TheUnited States` National Debt Compared To Other Countries
Regardingnational debt, the United States’ debt-to-equity ratio stands at106.5%, and it is second after Japan whose debt-to-GDP ratio is morethan twice the size of the nation’s GDP (McEachern, 2014). Overall,the US debt-to-GDP ratio is about two times that of Switzerland andclose to five times to that of Australia (McEachern, 2014).Luxembourg and Qatar, two countries that have recorded a high percapita income of $104,000 both have a debt-to-GDP ratio of 27.8% and25.8%, respectively, which happens to be less than one-third of thatof the U.S. (McEachern, 2014). When examining the five richestnations in the world, the U.S. debt-to-GDP ratio has dominated thelist for the last six years. Timiraos (2016), argues thatoverreliance on debt to finance public expenditure is the primaryreason why the American national debt is so high. One of the ways ofreducing sovereign debt would be to cut down on the spending byreforming major government programs.
NeedFor International Financial Regulation
Thereis no need for international financial regulation because one nationcannot wait for others, who may not see the issue as a pressingmatter. Gaining financial stability should be a national priority.Different countries have different public policies that outline thebest manner of running the banking sector (McEachern, 2014). It wouldtherefore not make sense for the United States, for example, to beresponsible for making decisions about how to deal with the failureof a bank in another region. Bonds would provide an effectivesolution to reducing the debt crisis (Bilney & Pillay, 2015).National governments can issue bonds to the public as a way ofgetting funding. Such funds help avoid a rise in the level of taxesand at the same time stimulate spending in the economy.
Incase the economy faces a challenge such as unemployment, thegovernment can buy back the bonds from the public in a bid tostimulate growth in the economy through the implementation ofprojects that will create jobs (Peñaloza & Barnhart, 2013). Theamount of interest paid to the creditors would not be as high as theone charged by other nations or agencies such as the World Bank.Another option would be to keep the interest rate low because it willattract businesses and people to borrow money.
Themoney will facilitate the purchase of goods and services, create jobshence bringing about tax revenues. Deep budget cuts will also go along way in solving the debt crisis. Doing so will require thenational budget to only focus on sectors that are of priority tolower the level of miscellaneous expenses (Timiraos, 2016). Anotherstrategy would be to raise taxes within a nation. The taxes wouldconcentrate on the energy sector for instance taxing industries onthe emission of carbon or gasoline. A high tax rate will translate toincreased revenues that will help pay the debt (Chin & Cohen,2014). The tax option is, however, a risky option as it may result ininflation.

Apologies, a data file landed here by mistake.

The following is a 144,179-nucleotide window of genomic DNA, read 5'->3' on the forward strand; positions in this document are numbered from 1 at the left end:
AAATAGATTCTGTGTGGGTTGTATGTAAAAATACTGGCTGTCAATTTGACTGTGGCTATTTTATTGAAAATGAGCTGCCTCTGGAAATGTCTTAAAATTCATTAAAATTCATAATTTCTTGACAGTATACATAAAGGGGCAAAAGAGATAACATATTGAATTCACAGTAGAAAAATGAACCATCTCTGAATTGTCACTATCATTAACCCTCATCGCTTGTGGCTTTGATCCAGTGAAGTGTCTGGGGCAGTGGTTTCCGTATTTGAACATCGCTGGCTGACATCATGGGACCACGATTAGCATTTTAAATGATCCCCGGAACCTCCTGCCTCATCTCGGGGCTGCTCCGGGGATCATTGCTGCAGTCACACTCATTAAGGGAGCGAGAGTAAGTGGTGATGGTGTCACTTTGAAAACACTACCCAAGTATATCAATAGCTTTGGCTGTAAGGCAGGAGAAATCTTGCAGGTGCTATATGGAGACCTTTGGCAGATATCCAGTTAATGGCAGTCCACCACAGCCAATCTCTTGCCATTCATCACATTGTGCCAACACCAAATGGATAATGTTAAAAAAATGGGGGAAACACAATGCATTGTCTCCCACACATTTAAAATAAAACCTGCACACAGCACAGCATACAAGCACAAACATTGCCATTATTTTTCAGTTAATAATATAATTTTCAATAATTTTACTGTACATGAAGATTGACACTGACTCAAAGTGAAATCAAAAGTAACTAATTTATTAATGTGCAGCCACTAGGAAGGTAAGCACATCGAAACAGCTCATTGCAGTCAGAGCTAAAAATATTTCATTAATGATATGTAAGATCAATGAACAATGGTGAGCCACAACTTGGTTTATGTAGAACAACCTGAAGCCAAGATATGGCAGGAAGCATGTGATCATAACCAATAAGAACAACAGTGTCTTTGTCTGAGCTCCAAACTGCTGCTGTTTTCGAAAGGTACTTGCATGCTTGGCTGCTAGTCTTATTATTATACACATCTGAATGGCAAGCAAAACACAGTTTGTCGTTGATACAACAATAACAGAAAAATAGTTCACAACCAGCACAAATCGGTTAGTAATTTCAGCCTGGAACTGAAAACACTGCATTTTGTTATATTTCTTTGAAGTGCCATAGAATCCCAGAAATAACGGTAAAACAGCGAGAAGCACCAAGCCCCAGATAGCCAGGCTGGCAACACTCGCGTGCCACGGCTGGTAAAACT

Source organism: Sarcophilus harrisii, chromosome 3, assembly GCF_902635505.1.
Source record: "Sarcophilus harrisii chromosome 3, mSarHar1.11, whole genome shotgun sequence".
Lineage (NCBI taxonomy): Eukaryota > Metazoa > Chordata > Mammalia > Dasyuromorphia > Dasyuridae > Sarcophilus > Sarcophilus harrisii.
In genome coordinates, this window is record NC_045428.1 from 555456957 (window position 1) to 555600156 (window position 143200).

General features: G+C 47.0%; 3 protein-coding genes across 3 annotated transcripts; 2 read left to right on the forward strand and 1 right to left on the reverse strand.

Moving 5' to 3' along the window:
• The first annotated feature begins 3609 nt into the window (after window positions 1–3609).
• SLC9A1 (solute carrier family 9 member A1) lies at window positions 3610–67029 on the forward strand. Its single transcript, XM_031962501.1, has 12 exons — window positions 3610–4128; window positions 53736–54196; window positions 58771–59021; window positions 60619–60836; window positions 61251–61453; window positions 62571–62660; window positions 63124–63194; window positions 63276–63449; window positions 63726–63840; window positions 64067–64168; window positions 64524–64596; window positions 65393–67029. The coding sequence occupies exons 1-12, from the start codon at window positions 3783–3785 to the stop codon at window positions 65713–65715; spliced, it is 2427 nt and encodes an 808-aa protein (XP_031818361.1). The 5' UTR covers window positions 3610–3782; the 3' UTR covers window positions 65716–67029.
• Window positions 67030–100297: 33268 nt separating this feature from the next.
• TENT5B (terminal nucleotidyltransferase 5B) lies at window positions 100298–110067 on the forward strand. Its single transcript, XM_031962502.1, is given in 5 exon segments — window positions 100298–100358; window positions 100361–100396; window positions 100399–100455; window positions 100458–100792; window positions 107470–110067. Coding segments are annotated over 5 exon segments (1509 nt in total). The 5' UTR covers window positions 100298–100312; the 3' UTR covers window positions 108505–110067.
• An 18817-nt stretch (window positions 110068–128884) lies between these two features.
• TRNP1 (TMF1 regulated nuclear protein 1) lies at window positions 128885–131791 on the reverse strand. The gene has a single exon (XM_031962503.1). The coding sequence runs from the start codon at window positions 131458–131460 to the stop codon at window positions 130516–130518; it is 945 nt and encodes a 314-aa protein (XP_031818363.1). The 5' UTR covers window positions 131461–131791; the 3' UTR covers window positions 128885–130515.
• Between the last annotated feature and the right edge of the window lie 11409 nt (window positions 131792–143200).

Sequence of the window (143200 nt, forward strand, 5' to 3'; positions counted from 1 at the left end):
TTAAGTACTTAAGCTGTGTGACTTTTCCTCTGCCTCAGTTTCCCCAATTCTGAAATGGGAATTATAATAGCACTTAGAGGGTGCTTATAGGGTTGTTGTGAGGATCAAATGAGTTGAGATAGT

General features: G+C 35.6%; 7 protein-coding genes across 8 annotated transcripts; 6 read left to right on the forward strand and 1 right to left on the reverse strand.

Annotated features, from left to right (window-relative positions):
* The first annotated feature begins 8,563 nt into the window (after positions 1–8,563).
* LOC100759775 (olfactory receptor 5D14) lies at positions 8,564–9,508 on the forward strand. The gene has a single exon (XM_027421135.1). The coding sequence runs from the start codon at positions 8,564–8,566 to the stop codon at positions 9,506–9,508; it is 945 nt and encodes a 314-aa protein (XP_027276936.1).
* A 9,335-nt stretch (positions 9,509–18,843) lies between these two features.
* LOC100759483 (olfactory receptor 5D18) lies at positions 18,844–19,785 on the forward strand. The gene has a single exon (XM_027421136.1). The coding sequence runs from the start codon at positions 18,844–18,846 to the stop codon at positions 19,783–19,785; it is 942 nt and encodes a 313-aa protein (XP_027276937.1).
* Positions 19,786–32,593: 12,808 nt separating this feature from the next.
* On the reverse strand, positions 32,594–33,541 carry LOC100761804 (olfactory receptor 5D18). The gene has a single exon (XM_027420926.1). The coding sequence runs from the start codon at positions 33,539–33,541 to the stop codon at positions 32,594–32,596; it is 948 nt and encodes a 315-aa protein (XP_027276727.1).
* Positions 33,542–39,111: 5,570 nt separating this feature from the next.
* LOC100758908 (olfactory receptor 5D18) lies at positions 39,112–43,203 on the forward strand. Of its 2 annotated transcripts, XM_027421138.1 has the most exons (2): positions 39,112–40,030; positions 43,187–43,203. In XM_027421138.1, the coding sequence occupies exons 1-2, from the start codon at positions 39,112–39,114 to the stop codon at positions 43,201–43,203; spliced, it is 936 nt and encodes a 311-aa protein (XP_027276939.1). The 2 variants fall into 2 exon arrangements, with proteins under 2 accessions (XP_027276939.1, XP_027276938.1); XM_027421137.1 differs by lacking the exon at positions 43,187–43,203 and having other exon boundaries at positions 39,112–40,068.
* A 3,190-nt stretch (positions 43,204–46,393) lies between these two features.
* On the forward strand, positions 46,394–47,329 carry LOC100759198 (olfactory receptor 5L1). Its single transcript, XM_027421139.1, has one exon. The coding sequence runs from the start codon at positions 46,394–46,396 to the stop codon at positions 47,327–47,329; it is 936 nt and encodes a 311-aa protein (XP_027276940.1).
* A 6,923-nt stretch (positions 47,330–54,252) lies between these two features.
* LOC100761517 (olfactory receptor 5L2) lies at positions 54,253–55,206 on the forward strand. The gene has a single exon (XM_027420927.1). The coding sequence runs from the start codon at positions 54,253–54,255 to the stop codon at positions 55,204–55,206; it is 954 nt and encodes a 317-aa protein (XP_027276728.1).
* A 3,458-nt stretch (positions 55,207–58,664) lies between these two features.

Howthe U. S., Should Address Debt both Here and Abroad
TheBible taught people to love their neighbors as they love themselves.The aim of the teaching was to open the minds of individuals to haveeach other’s interest at heart (McEachern, 2014). With that conceptin mind, the U.S. should address debt within the nation by loweringthe interest rate to allow borrowing, which will later create revenueto settle the debt (Davidson, 2010). The strategy acts in the bestinterests of the citizens. According to Bilney & Pillay (2015),biblical lessons have emphasized on the principles of forgiveness andhelping the needy within the society. In the U. S. situation, thecontext would refer to applying debt forgiveness to other nationsthat have been unable to repay their debts due to a weak economy, forinstance, African countries. The U.S government can demonstrateChristian beliefs of helping others and bail out impoverishednations, by taking the burden of paying their debts.
Bilney,C., & Pillay, S. (2015). Publicsector organizations and cultural change.Houndmills, Basingstoke, Hampshire: Palgrave Macmillan Publishers.
Chin,A., & Cohen, T. R. (2014). The National Debt in the 2012 U.S.Presidential Election. Analysesof Social Issues & Public Policy,14(1), 105-122. doi:10.1111/asap.12046
Davidson,P. (2010). Making dollars and sense of the U.S. government debt.Journalof Post Keynesian Economics,32(4), 661-666. Doi: 10.2753/PKE0160-3477320410
McEachern,W. A. (2014). Econ:Macro4.New York: Cengage Learning Publishers.
Peñaloza,L., & Barnhart, M. (2013). Living U.S. Capitalism: TheNormalization of Credit/Debt. Journalof Consumer Research,S111-S130. Doi: 10.1086/660116
Timiraos,N. (2016). Debate over U.S. Debt Changes Tone. The Wall SreetJournal. Retrieved fromhttp://www.wsj.com/articles/debate-over-u-s-debt-changes-tone-1469385857